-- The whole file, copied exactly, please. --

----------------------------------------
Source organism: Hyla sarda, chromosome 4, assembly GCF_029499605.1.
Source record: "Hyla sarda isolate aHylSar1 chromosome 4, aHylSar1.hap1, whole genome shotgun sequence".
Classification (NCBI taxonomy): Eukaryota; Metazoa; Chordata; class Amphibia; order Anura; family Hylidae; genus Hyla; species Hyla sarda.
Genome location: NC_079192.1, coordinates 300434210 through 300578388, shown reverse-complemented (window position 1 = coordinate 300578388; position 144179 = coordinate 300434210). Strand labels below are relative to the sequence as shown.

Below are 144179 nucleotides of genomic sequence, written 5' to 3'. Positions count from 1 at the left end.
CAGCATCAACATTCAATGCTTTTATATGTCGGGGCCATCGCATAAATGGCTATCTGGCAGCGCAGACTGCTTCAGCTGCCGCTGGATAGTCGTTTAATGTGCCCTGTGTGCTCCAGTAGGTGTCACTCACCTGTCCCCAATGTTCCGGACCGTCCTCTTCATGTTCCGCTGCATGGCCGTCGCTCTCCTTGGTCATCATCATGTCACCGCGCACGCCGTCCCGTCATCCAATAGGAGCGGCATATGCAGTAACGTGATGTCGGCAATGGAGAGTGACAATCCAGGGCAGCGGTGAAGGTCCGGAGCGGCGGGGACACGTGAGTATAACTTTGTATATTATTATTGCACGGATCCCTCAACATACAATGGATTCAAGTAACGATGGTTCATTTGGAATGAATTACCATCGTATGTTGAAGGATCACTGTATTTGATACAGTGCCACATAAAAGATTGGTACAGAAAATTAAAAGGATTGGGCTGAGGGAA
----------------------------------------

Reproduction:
Source organism: Hyla sarda, chromosome 4, assembly GCF_029499605.1.
Source record: "Hyla sarda isolate aHylSar1 chromosome 4, aHylSar1.hap1, whole genome shotgun sequence".
Classification (NCBI taxonomy): Eukaryota; Metazoa; Chordata; class Amphibia; order Anura; family Hylidae; genus Hyla; species Hyla sarda.
Genome location: NC_079192.1, coordinates 300434210 through 300578388, shown reverse-complemented (window position 1 = coordinate 300578388; position 144179 = coordinate 300434210). Strand labels below are relative to the sequence as shown.

Below are 144179 nucleotides of genomic sequence, written 5' to 3'. Positions count from 1 at the left end.
CAGCATCAACATTCAATGCTTTTATATGTCGGGGCCATCGCATAAATGGCTATCTGGCAGCGCAGACTGCTTCAGCTGCCGCTGGATAGTCGTTTAATGTGCCCTGTGTGCTCCAGTAGGTGTCACTCACCTGTCCCCAATGTTCCGGACCGTCCTCTTCATGTTCCGCTGCATGGCCGTCGCTCTCCTTGGTCATCATCATGTCACCGCGCACGCCGTCCCGTCATCCAATAGGAGCGGCATATGCAGTAACGTGATGTCGGCAATGGAGAGTGACAATCCAGGGCAGCGGTGAAGGTCCGGAGCGGCGGGGACACGTGAGTATAACTTTGTATATTATTATTGCACGGATCCCTCAACATACAATGGATTCAAGTAACGATGGTTCATTTGGAATGAATTACCATCGTATGTTGAAGGATCACTGTATTTGATACAGTGCCACATAAAAGATTGGTACAGAAAATTAAAAGGATTGGGCTGAGGGAA